The United States is doing well in two very different environments
It has been a busy week for the United States in two far-flung places. Across the Atlantic Ocean in London, England, the U.S. Olympic team is racking up gold medals, while across millions of miles of outer space, the Mars rover Curiosity is racking up rocks from the Red Planet.
Bringing Home Gold
The U.S. women’s soccer team won their fourth gold medal yesterday, beating Japan 2-1. Carli Lloyd scored both goals for the U.S., while star goalie Hope Solo held on for the victory. After Japan beat the United States at the 2008 Olympics, some people wondered if America could be first again in women’s soccer. Lloyd showed the U.S. team was still the best in the world. “I was on a mission this Olympics to prove everybody wrong, and that's what I did,” said Lloyd.
Meanwhile, the U.S. women’s volleyball team took another giant step toward a gold medal, beating South Korea to advance to the finals. The top ranked team was near perfect Thursday, dropping only two sets in their thrilling victory. The women’s volleyball team hopes to win their first Olympic gold medal ever this year. The United States will compete against Brazil in the final on Saturday.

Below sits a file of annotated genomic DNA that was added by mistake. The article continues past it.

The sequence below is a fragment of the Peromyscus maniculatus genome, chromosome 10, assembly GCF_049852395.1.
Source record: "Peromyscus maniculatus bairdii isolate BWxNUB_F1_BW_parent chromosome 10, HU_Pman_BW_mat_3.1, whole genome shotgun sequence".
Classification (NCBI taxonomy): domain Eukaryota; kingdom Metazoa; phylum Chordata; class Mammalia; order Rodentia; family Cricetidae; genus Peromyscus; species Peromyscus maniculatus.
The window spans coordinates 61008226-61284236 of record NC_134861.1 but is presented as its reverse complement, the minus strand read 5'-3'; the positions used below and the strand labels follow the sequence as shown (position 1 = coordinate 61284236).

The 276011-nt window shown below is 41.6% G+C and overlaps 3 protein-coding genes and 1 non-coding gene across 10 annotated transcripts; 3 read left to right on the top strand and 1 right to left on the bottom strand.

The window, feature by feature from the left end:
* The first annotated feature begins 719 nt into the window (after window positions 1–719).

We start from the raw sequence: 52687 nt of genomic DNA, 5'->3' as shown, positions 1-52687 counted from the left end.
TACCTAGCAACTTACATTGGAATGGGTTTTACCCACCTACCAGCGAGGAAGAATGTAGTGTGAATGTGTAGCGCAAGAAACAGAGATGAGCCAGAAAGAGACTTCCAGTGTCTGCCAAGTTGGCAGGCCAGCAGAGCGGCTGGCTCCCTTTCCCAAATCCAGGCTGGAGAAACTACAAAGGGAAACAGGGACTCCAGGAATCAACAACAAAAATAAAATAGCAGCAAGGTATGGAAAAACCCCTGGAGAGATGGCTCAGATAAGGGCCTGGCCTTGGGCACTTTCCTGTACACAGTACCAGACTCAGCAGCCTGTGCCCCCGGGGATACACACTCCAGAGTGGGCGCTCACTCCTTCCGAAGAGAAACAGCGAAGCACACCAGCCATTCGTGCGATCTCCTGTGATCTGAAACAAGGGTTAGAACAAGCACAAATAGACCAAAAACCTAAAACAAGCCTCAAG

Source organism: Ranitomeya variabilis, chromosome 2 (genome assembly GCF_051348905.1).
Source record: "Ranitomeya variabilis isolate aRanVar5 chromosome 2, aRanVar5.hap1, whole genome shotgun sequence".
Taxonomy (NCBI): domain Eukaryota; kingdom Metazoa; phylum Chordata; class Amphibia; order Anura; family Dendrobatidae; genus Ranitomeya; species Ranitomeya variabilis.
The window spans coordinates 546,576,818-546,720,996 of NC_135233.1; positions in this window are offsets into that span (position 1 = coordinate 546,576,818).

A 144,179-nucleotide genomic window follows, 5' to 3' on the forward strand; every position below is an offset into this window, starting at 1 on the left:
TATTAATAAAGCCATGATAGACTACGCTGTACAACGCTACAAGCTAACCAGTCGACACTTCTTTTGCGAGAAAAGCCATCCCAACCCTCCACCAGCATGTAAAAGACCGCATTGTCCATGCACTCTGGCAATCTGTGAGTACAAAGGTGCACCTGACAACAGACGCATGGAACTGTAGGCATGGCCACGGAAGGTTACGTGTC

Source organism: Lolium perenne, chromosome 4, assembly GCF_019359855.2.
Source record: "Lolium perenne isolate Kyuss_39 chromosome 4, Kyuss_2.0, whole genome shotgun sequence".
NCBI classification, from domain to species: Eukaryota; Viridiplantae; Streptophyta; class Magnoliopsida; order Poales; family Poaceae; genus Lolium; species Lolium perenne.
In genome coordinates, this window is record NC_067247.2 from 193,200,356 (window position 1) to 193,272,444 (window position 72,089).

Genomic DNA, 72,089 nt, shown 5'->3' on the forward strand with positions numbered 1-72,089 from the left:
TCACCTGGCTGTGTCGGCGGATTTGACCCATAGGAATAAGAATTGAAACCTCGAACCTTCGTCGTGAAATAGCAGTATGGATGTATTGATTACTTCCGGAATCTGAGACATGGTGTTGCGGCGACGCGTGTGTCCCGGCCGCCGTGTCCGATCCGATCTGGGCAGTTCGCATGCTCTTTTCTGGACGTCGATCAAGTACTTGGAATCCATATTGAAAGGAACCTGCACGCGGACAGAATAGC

For more highlights from this week at the London Olympics, click here to view TFK's slide show.
In a Galaxy Far, Far Away
Mars may not be as glamorous a stage as the Olympics, but it’s definitely more exotic. On Thursday, the Mars rover Curiosity sent back it’s first-ever panoramic color photograph of the surface of Mars. The picture shows the rover in a 96-mile wide crater with the base of Mount Sharp, a three-mile high mountain, in the distance.
Curiosity touched down last Sunday in an impressive landing, complete with giant parachutes and a space ship that transformed itself into a sky crane to lower the rover onto the planet’s surface. The rover is on a 98-week mission to search for elements of life on Mars. Previous rovers have uncovered evidence suggesting that Mars could have once supported life, including certain minerals that generally only form in water. Scientists are hoping that Curiosity will confirm these findings by collecting soil samples, testing Martian air, and examining Martian rocks and landforms.